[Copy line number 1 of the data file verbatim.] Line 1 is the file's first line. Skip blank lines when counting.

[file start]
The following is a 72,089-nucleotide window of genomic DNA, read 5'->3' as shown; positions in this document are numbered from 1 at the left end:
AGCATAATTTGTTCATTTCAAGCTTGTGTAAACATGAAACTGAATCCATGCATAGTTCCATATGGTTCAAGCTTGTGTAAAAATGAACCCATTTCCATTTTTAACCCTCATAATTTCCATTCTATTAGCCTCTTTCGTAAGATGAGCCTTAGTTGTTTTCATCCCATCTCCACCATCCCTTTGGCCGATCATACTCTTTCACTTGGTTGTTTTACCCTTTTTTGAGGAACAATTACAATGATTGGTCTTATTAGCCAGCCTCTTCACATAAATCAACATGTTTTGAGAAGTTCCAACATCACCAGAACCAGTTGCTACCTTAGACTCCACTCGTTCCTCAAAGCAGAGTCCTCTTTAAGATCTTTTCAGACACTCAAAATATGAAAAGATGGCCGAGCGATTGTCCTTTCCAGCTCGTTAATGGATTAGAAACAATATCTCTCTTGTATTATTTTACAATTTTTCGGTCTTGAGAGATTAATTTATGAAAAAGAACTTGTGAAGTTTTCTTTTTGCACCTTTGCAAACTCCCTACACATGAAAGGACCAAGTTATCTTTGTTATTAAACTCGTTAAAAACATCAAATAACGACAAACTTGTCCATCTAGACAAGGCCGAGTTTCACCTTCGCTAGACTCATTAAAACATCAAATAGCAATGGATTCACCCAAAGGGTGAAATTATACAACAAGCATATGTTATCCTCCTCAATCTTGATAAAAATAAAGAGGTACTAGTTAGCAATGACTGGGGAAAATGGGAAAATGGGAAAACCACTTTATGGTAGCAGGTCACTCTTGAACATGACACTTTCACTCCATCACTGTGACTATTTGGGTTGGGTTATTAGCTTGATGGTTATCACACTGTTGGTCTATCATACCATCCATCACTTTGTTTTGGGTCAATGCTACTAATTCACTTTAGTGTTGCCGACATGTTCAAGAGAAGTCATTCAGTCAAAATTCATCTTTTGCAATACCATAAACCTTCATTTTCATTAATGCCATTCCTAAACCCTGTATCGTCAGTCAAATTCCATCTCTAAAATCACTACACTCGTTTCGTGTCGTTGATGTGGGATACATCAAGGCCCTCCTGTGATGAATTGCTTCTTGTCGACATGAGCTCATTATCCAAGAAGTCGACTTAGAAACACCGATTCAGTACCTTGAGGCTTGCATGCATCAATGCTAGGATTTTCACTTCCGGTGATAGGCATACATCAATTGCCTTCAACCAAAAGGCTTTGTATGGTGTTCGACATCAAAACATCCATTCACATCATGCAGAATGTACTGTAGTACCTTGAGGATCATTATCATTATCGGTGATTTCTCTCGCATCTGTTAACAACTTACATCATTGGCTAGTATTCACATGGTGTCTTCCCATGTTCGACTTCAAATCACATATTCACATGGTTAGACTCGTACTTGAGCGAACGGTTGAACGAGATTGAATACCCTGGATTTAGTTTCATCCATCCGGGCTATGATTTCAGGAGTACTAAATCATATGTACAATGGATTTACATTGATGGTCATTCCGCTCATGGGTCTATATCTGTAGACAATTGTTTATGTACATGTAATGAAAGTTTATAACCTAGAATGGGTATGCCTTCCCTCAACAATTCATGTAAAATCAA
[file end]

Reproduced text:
The following is a 72,089-nucleotide window of genomic DNA, read 5'->3' as shown; positions in this document are numbered from 1 at the left end: